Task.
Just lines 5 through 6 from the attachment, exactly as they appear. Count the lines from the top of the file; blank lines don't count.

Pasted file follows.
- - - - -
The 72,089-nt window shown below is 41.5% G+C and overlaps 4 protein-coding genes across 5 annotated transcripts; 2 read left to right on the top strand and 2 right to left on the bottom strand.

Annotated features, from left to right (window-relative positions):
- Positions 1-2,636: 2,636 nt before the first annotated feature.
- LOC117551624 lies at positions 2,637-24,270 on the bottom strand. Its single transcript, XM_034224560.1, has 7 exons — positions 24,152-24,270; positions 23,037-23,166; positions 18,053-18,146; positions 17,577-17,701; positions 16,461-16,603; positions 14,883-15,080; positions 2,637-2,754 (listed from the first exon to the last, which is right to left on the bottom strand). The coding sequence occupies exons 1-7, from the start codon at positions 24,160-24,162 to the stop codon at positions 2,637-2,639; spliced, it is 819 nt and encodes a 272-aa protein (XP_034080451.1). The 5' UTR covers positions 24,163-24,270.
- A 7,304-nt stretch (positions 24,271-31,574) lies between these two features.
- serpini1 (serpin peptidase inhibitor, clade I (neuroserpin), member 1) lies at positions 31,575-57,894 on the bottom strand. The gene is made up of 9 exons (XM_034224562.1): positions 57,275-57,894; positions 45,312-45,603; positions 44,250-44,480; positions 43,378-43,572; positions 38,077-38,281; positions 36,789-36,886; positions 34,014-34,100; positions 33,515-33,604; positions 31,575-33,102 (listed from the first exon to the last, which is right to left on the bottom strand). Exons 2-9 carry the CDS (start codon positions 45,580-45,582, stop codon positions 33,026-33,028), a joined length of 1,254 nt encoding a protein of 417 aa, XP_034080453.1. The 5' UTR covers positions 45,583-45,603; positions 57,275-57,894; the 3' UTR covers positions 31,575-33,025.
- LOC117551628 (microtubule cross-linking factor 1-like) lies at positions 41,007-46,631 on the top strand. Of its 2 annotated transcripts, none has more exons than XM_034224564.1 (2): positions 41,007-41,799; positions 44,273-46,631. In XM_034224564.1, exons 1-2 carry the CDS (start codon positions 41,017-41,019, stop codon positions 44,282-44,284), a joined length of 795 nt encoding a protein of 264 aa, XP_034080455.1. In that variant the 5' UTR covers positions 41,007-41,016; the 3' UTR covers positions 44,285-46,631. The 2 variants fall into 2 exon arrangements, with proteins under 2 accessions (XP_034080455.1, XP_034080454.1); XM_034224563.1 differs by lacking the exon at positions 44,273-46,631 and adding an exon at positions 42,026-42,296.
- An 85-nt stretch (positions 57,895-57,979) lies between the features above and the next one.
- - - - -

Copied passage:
- A 7,304-nt stretch (positions 24,271-31,574) lies between these two features.
- serpini1 (serpin peptidase inhibitor, clade I (neuroserpin), member 1) lies at positions 31,575-57,894 on the bottom strand. The gene is made up of 9 exons (XM_034224562.1): positions 57,275-57,894; positions 45,312-45,603; positions 44,250-44,480; positions 43,378-43,572; positions 38,077-38,281; positions 36,789-36,886; positions 34,014-34,100; positions 33,515-33,604; positions 31,575-33,102 (listed from the first exon to the last, which is right to left on the bottom strand). Exons 2-9 carry the CDS (start codon positions 45,580-45,582, stop codon positions 33,026-33,028), a joined length of 1,254 nt encoding a protein of 417 aa, XP_034080453.1. The 5' UTR covers positions 45,583-45,603; positions 57,275-57,894; the 3' UTR covers positions 31,575-33,025.